After three consecutive trials, the world may expect to have the first ever dengue vaccine that may reduce the chance of being affected by 60%. To create the prevention within the system, an individual needs to take only three shots of the vaccine. Along with that, the recipient of the vaccine will essentially be able to avoid severe forms of the disease, such as dengue hemorrhagic fever since the vaccine will be 95.5 percent protective against it.
Sanofi Pasteur, the vaccines division of the multinational pharmaceutical company Sanofi, will be manufacturing and distributing the vaccine, and their spokesperson Alain Bernal stated that there was no vaccine for dengue so far, and that no standardized treatment for dengue and ‘symptomatic dengue diseases’, but there is hope now.
For the trial, 20,000 Latin American children were chosen and 12,574 of them were given this vaccine, while the others were given a placebo. After the result was out, it showed that the vaccine was about 80.3 percent effective against hospitalization because of dengue, and was 60.8 percent effective against the disease itself. The trial was carried out for a period of 25 months.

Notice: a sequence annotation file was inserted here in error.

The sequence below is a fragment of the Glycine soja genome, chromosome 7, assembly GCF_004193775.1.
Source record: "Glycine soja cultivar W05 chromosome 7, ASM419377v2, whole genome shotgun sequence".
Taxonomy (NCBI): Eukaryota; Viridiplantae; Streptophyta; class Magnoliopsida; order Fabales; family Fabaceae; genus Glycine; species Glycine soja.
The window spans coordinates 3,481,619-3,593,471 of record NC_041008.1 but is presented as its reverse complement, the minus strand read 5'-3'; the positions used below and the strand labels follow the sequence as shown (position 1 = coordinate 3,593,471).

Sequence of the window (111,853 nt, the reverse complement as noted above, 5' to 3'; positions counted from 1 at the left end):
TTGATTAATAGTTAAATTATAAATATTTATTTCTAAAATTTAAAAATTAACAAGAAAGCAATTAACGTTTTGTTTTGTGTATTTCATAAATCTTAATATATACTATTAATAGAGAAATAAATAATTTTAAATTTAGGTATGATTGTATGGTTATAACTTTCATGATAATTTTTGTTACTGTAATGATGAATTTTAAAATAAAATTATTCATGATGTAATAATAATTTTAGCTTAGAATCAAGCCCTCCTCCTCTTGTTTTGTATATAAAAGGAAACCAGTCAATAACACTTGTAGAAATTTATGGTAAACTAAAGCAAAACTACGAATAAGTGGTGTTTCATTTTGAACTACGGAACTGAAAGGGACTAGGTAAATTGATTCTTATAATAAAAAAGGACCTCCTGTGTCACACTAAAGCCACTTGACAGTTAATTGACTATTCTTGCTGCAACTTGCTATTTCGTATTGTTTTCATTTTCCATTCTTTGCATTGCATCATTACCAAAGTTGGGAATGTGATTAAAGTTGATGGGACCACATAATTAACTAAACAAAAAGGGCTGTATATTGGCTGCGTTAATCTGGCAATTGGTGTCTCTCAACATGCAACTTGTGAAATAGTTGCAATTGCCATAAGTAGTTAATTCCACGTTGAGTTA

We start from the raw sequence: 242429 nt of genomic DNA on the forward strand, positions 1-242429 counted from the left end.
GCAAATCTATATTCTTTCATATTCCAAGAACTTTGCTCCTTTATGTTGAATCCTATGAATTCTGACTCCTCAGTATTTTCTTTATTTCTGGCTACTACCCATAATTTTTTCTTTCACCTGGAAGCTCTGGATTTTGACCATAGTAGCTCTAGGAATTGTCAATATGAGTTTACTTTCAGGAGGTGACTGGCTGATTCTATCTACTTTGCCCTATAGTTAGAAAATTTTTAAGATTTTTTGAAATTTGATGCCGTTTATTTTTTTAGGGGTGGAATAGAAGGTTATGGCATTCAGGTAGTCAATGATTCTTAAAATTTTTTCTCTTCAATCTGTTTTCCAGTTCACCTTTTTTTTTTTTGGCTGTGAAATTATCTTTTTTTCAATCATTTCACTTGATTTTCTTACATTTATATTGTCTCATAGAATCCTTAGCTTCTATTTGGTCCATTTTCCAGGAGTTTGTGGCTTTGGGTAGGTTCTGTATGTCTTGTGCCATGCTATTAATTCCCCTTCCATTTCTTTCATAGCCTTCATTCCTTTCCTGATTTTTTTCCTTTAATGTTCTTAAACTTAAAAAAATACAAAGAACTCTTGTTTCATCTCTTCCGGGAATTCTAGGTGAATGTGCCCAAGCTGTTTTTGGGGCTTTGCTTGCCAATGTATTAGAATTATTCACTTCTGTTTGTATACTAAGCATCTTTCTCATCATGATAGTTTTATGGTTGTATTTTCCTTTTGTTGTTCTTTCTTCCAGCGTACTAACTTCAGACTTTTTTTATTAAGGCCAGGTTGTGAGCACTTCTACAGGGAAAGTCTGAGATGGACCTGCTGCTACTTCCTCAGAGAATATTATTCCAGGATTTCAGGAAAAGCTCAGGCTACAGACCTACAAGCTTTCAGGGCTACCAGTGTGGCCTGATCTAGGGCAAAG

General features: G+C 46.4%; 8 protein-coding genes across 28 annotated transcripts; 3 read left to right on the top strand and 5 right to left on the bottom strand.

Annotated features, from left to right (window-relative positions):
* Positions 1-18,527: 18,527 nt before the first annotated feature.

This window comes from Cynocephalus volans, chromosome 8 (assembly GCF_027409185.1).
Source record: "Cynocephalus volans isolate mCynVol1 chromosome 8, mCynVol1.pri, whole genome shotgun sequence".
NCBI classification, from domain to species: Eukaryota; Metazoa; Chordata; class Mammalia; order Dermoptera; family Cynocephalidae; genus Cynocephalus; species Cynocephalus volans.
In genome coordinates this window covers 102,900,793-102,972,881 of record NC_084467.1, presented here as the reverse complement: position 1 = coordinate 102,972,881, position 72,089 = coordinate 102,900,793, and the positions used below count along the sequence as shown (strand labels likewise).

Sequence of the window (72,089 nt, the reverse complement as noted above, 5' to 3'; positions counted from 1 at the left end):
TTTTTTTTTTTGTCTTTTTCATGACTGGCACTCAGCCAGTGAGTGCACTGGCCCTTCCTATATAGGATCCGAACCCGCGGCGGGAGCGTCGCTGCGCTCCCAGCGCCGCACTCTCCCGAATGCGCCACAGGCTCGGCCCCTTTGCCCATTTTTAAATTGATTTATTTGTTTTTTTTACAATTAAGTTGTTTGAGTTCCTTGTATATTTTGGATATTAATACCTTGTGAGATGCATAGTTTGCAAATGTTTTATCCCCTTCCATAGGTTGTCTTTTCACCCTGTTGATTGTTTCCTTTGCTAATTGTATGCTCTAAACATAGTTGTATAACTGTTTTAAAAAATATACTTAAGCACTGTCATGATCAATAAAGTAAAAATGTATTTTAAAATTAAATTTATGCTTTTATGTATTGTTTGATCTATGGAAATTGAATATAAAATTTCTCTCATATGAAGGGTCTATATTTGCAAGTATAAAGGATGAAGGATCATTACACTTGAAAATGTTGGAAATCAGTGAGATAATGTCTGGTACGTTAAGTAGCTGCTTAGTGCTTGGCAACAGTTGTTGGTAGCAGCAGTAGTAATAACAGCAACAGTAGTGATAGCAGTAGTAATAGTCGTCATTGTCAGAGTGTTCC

Although the vaccine is not a foolproof plan against dengue, it certainly can reduce the chances of severity and being hospitalized; and so is the thought of Jianzhu Chen, an immunologist at MIT. “It’s the best dengue vaccine so far,” he adds. He hopes that upon getting approval, the vaccine will be “a milestone for tropical medicine after such a long effort.”
The results of the trial also show the effectiveness of the vaccine with symptomatic diseases. While the percentages varied, the vaccine was deemed to be effective against all the serotypes of dengue. Also, all three trials gave more or less similar results, proving the perusal process valid and reliable.
Sanofi Pasteur is preparing for the registration of the vaccine in 2015, and people may have access to it in the second half of the year. However, the vaccine will first be made available in countries with imminent risk of dengue contraction.
Source: The Verge